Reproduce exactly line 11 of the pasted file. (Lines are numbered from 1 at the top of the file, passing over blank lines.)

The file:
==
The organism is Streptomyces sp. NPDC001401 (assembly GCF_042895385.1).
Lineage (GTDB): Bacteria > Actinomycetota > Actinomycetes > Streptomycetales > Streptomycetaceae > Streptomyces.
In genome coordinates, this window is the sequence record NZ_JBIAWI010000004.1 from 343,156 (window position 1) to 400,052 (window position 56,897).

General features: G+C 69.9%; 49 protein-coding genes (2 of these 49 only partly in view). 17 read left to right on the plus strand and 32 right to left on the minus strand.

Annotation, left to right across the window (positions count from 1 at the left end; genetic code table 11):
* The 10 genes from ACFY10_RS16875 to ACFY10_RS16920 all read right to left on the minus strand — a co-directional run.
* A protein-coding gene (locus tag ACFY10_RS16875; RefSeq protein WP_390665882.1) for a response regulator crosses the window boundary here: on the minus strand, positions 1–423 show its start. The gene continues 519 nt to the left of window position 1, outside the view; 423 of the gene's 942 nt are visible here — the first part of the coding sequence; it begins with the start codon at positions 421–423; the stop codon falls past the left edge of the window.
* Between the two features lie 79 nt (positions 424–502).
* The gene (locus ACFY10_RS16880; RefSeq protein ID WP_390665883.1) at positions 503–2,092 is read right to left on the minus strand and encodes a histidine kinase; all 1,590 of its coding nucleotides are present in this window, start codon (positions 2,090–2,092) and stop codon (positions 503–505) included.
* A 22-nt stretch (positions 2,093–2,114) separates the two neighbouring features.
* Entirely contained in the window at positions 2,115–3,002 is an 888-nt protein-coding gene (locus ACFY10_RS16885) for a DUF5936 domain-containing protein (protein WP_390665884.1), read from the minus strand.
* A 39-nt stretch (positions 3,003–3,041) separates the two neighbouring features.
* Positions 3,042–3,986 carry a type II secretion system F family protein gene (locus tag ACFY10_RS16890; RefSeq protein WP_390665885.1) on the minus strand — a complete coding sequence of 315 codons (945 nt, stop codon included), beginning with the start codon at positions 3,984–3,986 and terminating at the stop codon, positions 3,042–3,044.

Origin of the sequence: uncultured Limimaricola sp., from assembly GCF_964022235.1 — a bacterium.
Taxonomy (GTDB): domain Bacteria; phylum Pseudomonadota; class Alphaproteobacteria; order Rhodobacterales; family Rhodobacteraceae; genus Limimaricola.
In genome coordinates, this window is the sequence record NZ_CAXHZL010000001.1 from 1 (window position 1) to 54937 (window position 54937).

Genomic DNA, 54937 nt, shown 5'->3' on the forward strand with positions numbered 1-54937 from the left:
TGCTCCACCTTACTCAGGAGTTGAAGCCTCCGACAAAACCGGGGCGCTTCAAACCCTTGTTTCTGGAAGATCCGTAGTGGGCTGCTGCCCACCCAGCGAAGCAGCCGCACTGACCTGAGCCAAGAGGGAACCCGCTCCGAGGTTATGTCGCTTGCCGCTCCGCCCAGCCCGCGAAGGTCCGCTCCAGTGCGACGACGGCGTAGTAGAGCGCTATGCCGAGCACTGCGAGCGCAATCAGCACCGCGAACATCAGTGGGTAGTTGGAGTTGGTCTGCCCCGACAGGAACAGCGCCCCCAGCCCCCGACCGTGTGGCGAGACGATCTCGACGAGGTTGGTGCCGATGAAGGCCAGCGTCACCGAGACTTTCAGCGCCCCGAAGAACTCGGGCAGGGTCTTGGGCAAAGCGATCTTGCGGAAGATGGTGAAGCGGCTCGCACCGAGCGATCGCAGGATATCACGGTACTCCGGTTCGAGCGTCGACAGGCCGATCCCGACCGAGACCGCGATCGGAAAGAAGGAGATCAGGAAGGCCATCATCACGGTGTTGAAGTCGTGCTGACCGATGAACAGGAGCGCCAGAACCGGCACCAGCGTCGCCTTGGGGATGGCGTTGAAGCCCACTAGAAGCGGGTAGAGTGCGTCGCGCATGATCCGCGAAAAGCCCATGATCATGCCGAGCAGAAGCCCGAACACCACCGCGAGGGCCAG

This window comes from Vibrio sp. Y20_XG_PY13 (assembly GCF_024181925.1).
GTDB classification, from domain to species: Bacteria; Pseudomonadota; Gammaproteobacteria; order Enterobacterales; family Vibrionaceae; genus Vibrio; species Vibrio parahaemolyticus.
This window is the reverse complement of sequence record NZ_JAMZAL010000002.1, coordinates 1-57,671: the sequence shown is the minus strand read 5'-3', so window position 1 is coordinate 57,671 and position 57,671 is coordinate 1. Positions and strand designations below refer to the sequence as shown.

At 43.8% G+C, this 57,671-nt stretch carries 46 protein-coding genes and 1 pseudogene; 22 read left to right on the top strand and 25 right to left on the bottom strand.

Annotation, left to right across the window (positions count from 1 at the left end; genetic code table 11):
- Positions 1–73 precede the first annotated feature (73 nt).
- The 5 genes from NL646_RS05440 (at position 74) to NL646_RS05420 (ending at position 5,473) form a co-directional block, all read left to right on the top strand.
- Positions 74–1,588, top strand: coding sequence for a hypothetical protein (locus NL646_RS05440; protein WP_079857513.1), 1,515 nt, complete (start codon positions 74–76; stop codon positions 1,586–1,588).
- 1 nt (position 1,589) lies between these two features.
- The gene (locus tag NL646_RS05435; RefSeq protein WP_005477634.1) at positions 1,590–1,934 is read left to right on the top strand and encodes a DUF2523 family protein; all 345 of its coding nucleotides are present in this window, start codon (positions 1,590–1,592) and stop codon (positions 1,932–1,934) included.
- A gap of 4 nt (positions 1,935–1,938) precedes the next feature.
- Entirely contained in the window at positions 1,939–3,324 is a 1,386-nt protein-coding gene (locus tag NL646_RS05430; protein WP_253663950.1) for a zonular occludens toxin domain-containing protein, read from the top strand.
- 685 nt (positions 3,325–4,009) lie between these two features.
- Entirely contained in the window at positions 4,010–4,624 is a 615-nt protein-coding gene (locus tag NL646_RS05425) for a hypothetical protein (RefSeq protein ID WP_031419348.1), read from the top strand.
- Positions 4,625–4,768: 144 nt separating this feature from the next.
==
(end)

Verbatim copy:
* Entirely contained in the window at positions 2,115–3,002 is an 888-nt protein-coding gene (locus ACFY10_RS16885) for a DUF5936 domain-containing protein (protein WP_390665884.1), read from the minus strand.